The last few days, weeks and months have presented us with a long list of doom and gloom as far as the economy goes. What has been happening in Birmingham and the region is making me, for one, feel like I’ve been transported back to the 1980s when the City seemed to have no rationale to exist so rapid was the decline into a ‘post-industrial’ condition. Today’s Birmingham Post reports the loss of 600 jobs at GKN while the situation at Jaguar Land Rover continues to concern us all. Closer to my working community, within University cloisters, discussion of projects is regularly conditioned by the phrase ‘in the current climate’, indicating the belt-tightening affecting us all.
For good reason, economic and employment stories focus on the big picture and big hitters like the car industry, banking and so on. However, after years of investment (economic, intellectual, collective faith, hope etc), in the regeneration of City and region, hinged upon the cultural and creative enterprises, how fare these sectors (as well as our faith and hopes), ‘in the current climate’?
There have been a lot of emphatic claims about the worth of CCI to the economy, levels of employment (some of which has been wildly exaggerated) and its importance to the region. While there are many large-scale employers in the region (some broadcasters, games companies), many individuals work as freelancers, running SMEs etc. Making sense of this sector, work conditions and prospects at the best of times has been characterised by some imprecision, perhaps because of a promotional boosterism (which might have been a productive strategy if you think I’m being critical).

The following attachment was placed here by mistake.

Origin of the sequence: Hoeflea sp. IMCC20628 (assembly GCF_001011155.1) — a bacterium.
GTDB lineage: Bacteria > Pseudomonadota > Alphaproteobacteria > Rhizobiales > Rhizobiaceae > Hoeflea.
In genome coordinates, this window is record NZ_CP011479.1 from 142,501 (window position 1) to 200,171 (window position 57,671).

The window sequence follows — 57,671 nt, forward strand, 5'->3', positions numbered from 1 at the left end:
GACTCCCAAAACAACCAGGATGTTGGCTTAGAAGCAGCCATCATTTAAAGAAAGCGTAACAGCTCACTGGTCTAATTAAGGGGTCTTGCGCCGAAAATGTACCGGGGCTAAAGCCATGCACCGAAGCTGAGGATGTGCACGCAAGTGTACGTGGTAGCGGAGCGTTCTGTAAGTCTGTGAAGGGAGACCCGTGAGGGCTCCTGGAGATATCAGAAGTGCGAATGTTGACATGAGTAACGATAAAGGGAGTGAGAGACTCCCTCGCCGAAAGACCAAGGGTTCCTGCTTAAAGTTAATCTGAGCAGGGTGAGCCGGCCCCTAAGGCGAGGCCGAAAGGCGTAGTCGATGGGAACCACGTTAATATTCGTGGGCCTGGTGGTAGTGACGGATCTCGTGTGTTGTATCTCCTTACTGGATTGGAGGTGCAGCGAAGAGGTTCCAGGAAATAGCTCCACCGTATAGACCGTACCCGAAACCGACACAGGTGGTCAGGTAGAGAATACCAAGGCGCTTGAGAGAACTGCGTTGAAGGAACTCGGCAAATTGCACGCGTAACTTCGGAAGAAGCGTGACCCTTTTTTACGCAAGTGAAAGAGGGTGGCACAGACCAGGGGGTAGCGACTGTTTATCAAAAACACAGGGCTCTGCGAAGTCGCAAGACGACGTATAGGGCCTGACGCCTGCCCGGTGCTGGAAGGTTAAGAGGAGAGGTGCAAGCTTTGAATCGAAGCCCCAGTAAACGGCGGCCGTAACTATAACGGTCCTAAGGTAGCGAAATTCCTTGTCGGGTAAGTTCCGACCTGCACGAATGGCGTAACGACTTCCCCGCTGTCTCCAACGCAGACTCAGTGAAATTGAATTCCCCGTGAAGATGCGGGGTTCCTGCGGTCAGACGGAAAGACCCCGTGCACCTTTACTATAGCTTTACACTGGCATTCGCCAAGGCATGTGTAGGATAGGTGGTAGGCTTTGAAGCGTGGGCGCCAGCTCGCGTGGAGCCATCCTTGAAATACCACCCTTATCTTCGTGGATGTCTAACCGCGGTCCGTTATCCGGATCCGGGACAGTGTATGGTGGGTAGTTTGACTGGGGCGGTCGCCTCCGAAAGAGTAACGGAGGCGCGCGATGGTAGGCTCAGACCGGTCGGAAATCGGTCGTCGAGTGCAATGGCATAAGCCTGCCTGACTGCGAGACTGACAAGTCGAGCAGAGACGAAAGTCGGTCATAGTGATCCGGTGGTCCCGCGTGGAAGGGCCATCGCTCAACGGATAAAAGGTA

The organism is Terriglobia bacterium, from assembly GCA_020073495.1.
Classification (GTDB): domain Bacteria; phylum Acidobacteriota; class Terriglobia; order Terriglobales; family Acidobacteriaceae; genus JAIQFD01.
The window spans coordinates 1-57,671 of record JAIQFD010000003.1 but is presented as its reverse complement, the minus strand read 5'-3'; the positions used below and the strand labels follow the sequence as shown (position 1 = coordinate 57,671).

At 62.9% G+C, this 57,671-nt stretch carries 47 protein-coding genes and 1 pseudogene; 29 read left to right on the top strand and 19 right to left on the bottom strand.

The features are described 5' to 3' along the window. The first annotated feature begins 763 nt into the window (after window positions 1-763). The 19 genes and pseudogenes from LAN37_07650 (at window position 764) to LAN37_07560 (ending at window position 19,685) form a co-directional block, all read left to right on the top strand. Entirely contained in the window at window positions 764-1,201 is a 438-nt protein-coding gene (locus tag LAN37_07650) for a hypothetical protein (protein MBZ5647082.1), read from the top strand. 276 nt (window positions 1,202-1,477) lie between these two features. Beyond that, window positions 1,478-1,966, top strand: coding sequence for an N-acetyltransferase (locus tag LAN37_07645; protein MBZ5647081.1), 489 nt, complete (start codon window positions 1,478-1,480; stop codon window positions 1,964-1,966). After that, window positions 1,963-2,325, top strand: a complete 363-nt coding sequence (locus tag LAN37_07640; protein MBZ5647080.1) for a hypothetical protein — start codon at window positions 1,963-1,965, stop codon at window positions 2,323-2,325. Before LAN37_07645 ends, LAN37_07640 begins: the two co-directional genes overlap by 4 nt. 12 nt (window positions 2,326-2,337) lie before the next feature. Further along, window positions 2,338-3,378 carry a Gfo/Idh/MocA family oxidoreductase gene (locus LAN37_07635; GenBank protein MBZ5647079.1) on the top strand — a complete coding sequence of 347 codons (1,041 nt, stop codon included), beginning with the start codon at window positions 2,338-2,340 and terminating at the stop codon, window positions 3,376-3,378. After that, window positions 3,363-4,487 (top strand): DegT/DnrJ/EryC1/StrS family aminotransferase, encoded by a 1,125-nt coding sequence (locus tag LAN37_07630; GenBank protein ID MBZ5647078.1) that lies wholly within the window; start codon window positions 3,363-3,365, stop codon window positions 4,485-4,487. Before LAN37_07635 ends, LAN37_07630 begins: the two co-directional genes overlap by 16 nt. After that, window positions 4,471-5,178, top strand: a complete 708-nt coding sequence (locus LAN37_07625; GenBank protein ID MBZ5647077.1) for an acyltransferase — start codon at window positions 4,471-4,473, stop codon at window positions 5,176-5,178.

At the ground level, how ARE creative workers and these companies faring? How do they feel they are treated in the local economy that has, by any estimation, thanks to Businesslink etc, proven to be supportive and generous? Given the non-economic rewards involved in CCI work (which is qualitatively different to, say, working in a metal forge), the satisfying, stimulating aspects which support humanity and individualism behind such career choices and commitment – can people keep going?
It may be asking a lot of individuals in such precarious times (and when has running an SME never been so?), to offer insight into their experiences, conditions and relationships but I’m asking. Our job in our research at ‘Interactive Cultures’ has been to engage in ‘knowledge exchange’ and so I think ‘in the current climate’, we need some empirical insight into the knowledge that those on the ground have and are generating as they strive to maintain their livelihoods.
I’d like to take this opportunity therefore to invite testimonies, comments, thoughts, ideas, advice from the CCI sector on the ‘current climate’ and what, if anything we could do about it. Doing something might be a responsibility of Universities like my own, local government, workers themselves – you tell me.
Those who read this blog, please circulate it and this call to cohere information, links, discussion and evaluation of what is happening to creative workers and the broadly defined creative industries in ‘the current climate’. We would genuinely like to hear from you.